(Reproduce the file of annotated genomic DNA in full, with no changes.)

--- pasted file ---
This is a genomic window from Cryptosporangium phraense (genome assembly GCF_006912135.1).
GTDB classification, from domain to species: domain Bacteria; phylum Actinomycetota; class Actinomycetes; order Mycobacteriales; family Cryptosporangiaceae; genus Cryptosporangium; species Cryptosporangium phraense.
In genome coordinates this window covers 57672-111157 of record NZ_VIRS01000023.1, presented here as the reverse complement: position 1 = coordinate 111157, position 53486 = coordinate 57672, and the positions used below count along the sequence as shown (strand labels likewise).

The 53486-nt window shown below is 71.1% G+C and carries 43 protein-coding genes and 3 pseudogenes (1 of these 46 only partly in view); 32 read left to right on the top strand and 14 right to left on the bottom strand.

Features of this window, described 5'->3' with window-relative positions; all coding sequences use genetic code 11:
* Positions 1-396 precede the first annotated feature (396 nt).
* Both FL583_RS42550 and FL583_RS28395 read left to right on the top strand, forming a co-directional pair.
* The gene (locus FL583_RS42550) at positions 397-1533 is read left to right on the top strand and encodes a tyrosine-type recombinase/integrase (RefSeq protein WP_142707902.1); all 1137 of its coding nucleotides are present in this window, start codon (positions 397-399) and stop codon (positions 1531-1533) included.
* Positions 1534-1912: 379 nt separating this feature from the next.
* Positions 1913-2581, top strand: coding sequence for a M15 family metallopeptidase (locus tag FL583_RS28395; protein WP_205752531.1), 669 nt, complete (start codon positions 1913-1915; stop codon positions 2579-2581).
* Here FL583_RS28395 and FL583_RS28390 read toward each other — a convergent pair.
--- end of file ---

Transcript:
This is a genomic window from Cryptosporangium phraense (genome assembly GCF_006912135.1).
GTDB classification, from domain to species: domain Bacteria; phylum Actinomycetota; class Actinomycetes; order Mycobacteriales; family Cryptosporangiaceae; genus Cryptosporangium; species Cryptosporangium phraense.
In genome coordinates this window covers 57672-111157 of record NZ_VIRS01000023.1, presented here as the reverse complement: position 1 = coordinate 111157, position 53486 = coordinate 57672, and the positions used below count along the sequence as shown (strand labels likewise).

The 53486-nt window shown below is 71.1% G+C and carries 43 protein-coding genes and 3 pseudogenes (1 of these 46 only partly in view); 32 read left to right on the top strand and 14 right to left on the bottom strand.

Features of this window, described 5'->3' with window-relative positions; all coding sequences use genetic code 11:
* Positions 1-396 precede the first annotated feature (396 nt).
* Both FL583_RS42550 and FL583_RS28395 read left to right on the top strand, forming a co-directional pair.
* The gene (locus FL583_RS42550) at positions 397-1533 is read left to right on the top strand and encodes a tyrosine-type recombinase/integrase (RefSeq protein WP_142707902.1); all 1137 of its coding nucleotides are present in this window, start codon (positions 397-399) and stop codon (positions 1531-1533) included.
* Positions 1534-1912: 379 nt separating this feature from the next.
* Positions 1913-2581, top strand: coding sequence for a M15 family metallopeptidase (locus tag FL583_RS28395; protein WP_205752531.1), 669 nt, complete (start codon positions 1913-1915; stop codon positions 2579-2581).
* Here FL583_RS28395 and FL583_RS28390 read toward each other — a convergent pair.